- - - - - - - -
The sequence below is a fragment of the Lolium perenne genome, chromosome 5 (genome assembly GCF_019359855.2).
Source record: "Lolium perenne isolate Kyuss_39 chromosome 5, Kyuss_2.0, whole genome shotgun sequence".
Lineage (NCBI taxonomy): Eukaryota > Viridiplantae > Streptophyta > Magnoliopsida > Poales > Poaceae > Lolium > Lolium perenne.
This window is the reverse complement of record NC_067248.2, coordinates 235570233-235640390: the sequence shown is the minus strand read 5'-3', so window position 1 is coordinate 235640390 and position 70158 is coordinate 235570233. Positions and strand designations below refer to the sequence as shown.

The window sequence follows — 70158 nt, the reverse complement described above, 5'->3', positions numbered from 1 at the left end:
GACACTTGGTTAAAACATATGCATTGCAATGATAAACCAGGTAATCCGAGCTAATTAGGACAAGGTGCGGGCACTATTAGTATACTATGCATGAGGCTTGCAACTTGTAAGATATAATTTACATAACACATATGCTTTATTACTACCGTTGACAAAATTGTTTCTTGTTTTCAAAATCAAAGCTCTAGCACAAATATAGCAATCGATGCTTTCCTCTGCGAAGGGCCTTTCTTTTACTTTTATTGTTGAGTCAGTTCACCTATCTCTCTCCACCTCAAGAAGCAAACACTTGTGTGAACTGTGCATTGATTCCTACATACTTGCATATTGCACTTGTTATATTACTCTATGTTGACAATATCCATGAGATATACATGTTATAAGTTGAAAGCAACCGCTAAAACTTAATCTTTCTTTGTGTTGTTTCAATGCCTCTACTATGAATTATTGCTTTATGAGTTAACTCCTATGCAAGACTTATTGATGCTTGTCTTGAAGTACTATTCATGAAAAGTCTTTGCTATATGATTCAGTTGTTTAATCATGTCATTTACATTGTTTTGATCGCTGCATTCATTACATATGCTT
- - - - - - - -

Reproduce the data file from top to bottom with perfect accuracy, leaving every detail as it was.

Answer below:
The sequence below is a fragment of the Lolium perenne genome, chromosome 5 (genome assembly GCF_019359855.2).
Source record: "Lolium perenne isolate Kyuss_39 chromosome 5, Kyuss_2.0, whole genome shotgun sequence".
Lineage (NCBI taxonomy): Eukaryota > Viridiplantae > Streptophyta > Magnoliopsida > Poales > Poaceae > Lolium > Lolium perenne.
This window is the reverse complement of record NC_067248.2, coordinates 235570233-235640390: the sequence shown is the minus strand read 5'-3', so window position 1 is coordinate 235640390 and position 70158 is coordinate 235570233. Positions and strand designations below refer to the sequence as shown.

The window sequence follows — 70158 nt, the reverse complement described above, 5'->3', positions numbered from 1 at the left end:
GACACTTGGTTAAAACATATGCATTGCAATGATAAACCAGGTAATCCGAGCTAATTAGGACAAGGTGCGGGCACTATTAGTATACTATGCATGAGGCTTGCAACTTGTAAGATATAATTTACATAACACATATGCTTTATTACTACCGTTGACAAAATTGTTTCTTGTTTTCAAAATCAAAGCTCTAGCACAAATATAGCAATCGATGCTTTCCTCTGCGAAGGGCCTTTCTTTTACTTTTATTGTTGAGTCAGTTCACCTATCTCTCTCCACCTCAAGAAGCAAACACTTGTGTGAACTGTGCATTGATTCCTACATACTTGCATATTGCACTTGTTATATTACTCTATGTTGACAATATCCATGAGATATACATGTTATAAGTTGAAAGCAACCGCTAAAACTTAATCTTTCTTTGTGTTGTTTCAATGCCTCTACTATGAATTATTGCTTTATGAGTTAACTCCTATGCAAGACTTATTGATGCTTGTCTTGAAGTACTATTCATGAAAAGTCTTTGCTATATGATTCAGTTGTTTAATCATGTCATTTACATTGTTTTGATCGCTGCATTCATTACATATGCTT